He’s produced two DVDs. One that is an excellent reference for black bear hunters titled Field Judging Black Bears. A 90-minute DVD titled Walking With Whitetails that Smith filmed and produced with the help of his wife, Lucy, is educational and entertaining for anyone interested in learning about whitetail deer. This popular animal’s year-round behavior is featured and includes some unique clips of deer behavior that few people have been fortunate enough to see. Clips that Smith filmed over a period of nine years while walking with does more than 10 years old and bucks up to 41⁄2-years-old went into producing this DVD.
His best typical whitetail is a Saskatchewan 10-pointer he got in 1999 that qualified for honorable mention in Boone and Crockett Records with a net score of 163 7/8. Prior to that, he bagged a nontypical 12-pointer with a 9-inch drop tine from the same area that netted 165 3/8. During 2010, he connected on another Saskatchewan nontypical with 13 points that gross scored 171 3/8. His best Michigan buck is a typical 11-pointer he shot on public land in the Upper Peninsula (UP) that nets 148 4/8. He’s taken a number of other bucks that score in the 140s.
During the spring of 2002, Richard bagged a huge black bear in Saskatchewan with a .45 caliber Knight Super Disc Muzzleloader that is the second highest scoring black bear in national muzzleloading records maintained by the Longhunter Society. The bruin’s skull officially measures 21 14/16, also qualifying for a spot in Boone and Crockett Records. He was hunting out of Lone Wolf Camp operated by Brian and Shelly MacDonald when he got the trophy bear. A full mount of the animal completed by Outdoor Ventures Taxidermy in Marquette is on display at a Cabela’s Store in Hamburg, Pennsylvania that opened in 2003. Since then, he collected two more trophy Saskatchewan bruins with a muzzleloader that qualify for honorable mention in Boone and Crockett Records, with skulls scoring 20 2/16. Richard has four trophy bruins in Pope and Young Records that he got with bow and arrow and he also took three book bears with a muzzleloader in Michigan.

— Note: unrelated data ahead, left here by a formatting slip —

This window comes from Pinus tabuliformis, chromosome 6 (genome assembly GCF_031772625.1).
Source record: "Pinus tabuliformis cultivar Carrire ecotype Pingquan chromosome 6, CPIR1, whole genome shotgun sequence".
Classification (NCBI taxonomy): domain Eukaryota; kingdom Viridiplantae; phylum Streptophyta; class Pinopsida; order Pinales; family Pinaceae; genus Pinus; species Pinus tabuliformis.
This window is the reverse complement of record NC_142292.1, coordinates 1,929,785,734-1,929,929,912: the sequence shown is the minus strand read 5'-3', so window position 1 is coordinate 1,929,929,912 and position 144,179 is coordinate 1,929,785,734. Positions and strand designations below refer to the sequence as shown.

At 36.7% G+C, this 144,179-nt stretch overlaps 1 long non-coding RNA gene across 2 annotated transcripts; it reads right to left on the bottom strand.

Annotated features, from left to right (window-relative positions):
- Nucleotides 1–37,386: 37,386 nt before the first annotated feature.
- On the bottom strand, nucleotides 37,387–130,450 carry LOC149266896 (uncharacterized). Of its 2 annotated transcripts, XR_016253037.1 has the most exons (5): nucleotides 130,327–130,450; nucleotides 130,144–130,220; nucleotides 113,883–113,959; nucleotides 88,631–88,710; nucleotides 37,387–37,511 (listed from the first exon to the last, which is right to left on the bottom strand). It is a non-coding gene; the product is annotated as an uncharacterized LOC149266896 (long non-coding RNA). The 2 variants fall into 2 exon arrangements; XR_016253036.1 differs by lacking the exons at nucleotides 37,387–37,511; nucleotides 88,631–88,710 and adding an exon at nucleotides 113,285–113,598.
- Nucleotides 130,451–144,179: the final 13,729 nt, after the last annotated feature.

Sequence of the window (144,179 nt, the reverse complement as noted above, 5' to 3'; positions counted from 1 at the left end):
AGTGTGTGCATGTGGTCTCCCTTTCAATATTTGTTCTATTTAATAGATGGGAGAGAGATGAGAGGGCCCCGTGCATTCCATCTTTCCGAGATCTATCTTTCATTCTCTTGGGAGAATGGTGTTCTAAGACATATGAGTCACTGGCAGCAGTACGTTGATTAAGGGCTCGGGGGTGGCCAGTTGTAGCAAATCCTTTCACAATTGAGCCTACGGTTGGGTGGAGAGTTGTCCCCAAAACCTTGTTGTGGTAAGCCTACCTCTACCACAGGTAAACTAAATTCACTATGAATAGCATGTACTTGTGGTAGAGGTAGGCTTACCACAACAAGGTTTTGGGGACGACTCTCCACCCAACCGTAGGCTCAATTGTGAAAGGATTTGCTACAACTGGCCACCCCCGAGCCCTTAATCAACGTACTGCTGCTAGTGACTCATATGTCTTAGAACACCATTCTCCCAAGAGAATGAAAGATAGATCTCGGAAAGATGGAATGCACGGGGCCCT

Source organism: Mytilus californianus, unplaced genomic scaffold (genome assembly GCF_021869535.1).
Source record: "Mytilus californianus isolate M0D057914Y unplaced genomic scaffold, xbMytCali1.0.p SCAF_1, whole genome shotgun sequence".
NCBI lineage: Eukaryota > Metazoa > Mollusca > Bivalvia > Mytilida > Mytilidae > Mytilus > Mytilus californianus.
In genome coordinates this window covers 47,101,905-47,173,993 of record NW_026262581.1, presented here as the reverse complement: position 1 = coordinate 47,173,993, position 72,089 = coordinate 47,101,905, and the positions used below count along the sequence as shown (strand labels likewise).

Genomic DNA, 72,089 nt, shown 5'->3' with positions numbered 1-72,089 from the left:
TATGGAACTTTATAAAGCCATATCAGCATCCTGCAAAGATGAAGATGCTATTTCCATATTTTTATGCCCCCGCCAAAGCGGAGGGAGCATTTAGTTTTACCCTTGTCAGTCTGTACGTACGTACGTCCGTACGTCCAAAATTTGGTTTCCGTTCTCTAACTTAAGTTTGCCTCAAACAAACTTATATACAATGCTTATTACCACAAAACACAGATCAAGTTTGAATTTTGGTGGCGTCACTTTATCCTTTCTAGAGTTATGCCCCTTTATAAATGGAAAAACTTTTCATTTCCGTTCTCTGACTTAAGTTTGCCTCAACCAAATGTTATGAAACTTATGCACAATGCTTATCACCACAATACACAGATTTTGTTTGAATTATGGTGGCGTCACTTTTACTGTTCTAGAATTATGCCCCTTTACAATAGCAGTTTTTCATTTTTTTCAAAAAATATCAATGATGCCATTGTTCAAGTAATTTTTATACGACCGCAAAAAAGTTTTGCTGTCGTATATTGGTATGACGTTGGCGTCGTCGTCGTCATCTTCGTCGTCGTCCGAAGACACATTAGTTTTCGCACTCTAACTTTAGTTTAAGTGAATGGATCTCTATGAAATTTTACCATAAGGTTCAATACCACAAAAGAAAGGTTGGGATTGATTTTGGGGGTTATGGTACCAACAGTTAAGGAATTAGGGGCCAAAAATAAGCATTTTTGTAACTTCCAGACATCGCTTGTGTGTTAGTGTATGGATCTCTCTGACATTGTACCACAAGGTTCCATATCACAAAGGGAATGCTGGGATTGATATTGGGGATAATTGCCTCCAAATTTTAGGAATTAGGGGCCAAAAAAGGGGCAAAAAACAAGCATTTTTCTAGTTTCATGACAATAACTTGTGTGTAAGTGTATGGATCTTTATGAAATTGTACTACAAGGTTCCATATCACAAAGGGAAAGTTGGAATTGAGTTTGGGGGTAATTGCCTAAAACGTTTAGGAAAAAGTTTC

He is the second person in Michigan to collect a CBM Grand Slam. To complete such a feat, a hunter must shoot deer, bear, elk and turkey that qualify for listing in state records maintained by Commemorative Bucks of Michigan (CBM). It took Smith a lifetime of hunting in the state to achieve the goal. His slam was completed on November 3, 2000 when he bagged a turkey that qualified for CBM records. Only 9 hunters had achieved a CBM Grand Slam as of 2018, which shows how difficult an accomplishment it is.
The head mount of a snarling black bear that Smith shot with bow and arrow during 1974 plays a prominent role in the movie “Escanaba In Da Moonlight.” The movie was filmed in and near Escanaba, Michigan during 2000 and is now available on DVD and video. A screen-filling image of the bear head appears near the beginning of the movie as well as in a number of later scenes as it hangs on the hunting camp wall depicted in the film.